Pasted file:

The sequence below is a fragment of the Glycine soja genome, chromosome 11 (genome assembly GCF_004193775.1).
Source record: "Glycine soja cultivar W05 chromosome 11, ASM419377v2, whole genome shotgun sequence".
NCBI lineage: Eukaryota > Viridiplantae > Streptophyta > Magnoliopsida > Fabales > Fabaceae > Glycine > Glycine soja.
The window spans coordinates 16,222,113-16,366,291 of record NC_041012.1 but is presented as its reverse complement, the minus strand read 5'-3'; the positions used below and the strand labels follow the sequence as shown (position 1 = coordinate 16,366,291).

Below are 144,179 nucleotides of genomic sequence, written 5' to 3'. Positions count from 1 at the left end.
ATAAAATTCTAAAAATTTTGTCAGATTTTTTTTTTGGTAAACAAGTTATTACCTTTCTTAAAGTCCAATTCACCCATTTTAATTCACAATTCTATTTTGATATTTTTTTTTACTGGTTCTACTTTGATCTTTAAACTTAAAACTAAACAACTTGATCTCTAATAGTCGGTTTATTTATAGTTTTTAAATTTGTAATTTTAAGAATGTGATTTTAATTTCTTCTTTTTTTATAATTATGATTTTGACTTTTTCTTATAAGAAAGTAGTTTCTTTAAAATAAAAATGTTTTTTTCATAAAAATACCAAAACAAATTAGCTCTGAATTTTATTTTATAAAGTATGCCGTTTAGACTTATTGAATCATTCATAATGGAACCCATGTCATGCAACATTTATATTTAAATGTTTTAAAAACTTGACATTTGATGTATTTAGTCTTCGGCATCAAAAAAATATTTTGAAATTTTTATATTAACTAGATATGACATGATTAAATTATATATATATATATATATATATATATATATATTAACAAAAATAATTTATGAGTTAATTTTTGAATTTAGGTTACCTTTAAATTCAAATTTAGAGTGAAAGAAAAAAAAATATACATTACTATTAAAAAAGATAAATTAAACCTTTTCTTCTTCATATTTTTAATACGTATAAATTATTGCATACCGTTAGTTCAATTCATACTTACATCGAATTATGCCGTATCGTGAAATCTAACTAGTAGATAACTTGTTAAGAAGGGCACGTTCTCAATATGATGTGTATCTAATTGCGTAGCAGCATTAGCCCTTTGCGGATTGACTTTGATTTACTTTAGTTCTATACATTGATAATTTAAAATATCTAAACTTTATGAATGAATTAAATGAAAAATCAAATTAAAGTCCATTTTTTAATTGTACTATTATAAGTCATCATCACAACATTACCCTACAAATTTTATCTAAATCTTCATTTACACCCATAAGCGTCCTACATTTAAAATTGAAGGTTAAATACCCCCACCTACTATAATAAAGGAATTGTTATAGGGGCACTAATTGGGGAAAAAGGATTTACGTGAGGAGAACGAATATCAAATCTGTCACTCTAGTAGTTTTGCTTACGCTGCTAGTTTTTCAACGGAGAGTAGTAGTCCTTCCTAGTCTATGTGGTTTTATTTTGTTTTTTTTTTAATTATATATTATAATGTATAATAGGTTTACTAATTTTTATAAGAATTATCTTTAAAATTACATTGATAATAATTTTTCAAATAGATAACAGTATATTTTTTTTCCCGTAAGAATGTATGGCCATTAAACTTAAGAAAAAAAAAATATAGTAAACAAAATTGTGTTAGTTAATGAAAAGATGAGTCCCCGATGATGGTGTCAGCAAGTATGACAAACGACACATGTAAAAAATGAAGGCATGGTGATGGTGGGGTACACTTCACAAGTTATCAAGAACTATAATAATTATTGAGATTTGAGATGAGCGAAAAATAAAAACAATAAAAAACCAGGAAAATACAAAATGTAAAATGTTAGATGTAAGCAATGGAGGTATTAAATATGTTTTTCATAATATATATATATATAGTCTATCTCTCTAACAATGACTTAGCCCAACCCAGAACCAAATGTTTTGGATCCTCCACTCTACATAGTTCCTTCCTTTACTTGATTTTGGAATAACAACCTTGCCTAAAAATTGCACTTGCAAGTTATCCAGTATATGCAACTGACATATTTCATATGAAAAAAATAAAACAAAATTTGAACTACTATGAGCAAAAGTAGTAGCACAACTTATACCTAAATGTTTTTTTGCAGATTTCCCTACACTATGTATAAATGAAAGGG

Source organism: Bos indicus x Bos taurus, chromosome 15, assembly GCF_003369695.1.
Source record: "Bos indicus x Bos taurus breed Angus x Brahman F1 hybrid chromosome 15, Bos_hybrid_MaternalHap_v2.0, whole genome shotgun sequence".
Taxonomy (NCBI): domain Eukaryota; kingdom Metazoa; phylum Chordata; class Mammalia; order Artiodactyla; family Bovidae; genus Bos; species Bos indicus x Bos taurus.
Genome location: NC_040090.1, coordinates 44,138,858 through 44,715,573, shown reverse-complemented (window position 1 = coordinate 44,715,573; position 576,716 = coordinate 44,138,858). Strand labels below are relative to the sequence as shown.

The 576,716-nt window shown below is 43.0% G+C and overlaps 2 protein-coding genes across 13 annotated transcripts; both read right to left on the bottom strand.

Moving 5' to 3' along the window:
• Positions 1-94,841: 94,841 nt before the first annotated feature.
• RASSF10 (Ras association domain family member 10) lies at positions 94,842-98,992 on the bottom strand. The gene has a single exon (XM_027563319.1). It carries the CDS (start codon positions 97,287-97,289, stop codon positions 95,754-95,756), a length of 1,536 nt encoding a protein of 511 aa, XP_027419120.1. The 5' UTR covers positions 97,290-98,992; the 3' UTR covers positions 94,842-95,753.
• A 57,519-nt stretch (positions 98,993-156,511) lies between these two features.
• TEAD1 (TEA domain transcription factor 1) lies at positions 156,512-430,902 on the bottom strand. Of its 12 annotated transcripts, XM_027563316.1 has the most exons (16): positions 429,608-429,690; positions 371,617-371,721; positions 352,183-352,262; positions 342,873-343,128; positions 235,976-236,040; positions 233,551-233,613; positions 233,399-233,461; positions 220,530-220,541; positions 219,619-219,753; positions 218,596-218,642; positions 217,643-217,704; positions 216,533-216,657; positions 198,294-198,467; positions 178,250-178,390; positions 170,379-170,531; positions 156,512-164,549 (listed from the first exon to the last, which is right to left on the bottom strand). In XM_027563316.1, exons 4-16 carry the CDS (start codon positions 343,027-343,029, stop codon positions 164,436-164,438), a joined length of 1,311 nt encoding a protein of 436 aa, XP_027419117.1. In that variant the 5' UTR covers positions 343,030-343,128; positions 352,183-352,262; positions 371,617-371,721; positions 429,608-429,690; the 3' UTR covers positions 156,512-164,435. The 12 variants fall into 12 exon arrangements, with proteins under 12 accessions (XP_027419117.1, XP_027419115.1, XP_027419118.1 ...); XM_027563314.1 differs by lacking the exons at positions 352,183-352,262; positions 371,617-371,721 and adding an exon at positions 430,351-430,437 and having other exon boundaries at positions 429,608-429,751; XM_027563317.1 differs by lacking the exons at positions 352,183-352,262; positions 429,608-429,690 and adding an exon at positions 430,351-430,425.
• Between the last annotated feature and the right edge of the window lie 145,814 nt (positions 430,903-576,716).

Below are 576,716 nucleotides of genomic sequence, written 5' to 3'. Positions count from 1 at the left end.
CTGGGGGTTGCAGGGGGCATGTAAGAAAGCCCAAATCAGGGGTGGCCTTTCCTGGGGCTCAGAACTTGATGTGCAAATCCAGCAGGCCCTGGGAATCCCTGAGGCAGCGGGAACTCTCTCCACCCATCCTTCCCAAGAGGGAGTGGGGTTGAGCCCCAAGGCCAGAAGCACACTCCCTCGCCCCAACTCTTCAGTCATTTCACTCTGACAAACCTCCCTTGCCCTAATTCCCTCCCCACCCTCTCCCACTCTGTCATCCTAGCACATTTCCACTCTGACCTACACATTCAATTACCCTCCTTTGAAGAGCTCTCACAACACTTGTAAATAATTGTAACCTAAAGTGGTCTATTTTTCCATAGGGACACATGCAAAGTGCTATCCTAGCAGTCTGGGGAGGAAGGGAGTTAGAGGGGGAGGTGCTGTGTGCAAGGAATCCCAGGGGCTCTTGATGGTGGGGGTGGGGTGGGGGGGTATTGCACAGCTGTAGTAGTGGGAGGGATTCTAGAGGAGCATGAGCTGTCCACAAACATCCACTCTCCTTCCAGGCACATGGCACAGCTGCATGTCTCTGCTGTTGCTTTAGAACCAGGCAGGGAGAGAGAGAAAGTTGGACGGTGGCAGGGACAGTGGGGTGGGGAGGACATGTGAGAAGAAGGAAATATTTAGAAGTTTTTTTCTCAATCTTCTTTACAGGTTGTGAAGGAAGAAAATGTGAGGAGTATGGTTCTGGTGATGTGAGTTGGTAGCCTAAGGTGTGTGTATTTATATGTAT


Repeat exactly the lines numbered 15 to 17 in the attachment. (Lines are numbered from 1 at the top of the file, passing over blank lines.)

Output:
• A 57,519-nt stretch (positions 98,993-156,511) lies between these two features.
• TEAD1 (TEA domain transcription factor 1) lies at positions 156,512-430,902 on the bottom strand. Of its 12 annotated transcripts, XM_027563316.1 has the most exons (16): positions 429,608-429,690; positions 371,617-371,721; positions 352,183-352,262; positions 342,873-343,128; positions 235,976-236,040; positions 233,551-233,613; positions 233,399-233,461; positions 220,530-220,541; positions 219,619-219,753; positions 218,596-218,642; positions 217,643-217,704; positions 216,533-216,657; positions 198,294-198,467; positions 178,250-178,390; positions 170,379-170,531; positions 156,512-164,549 (listed from the first exon to the last, which is right to left on the bottom strand). In XM_027563316.1, exons 4-16 carry the CDS (start codon positions 343,027-343,029, stop codon positions 164,436-164,438), a joined length of 1,311 nt encoding a protein of 436 aa, XP_027419117.1. In that variant the 5' UTR covers positions 343,030-343,128; positions 352,183-352,262; positions 371,617-371,721; positions 429,608-429,690; the 3' UTR covers positions 156,512-164,435. The 12 variants fall into 12 exon arrangements, with proteins under 12 accessions (XP_027419117.1, XP_027419115.1, XP_027419118.1 ...); XM_027563314.1 differs by lacking the exons at positions 352,183-352,262; positions 371,617-371,721 and adding an exon at positions 430,351-430,437 and having other exon boundaries at positions 429,608-429,751; XM_027563317.1 differs by lacking the exons at positions 352,183-352,262; positions 429,608-429,690 and adding an exon at positions 430,351-430,425.
• Between the last annotated feature and the right edge of the window lie 145,814 nt (positions 430,903-576,716).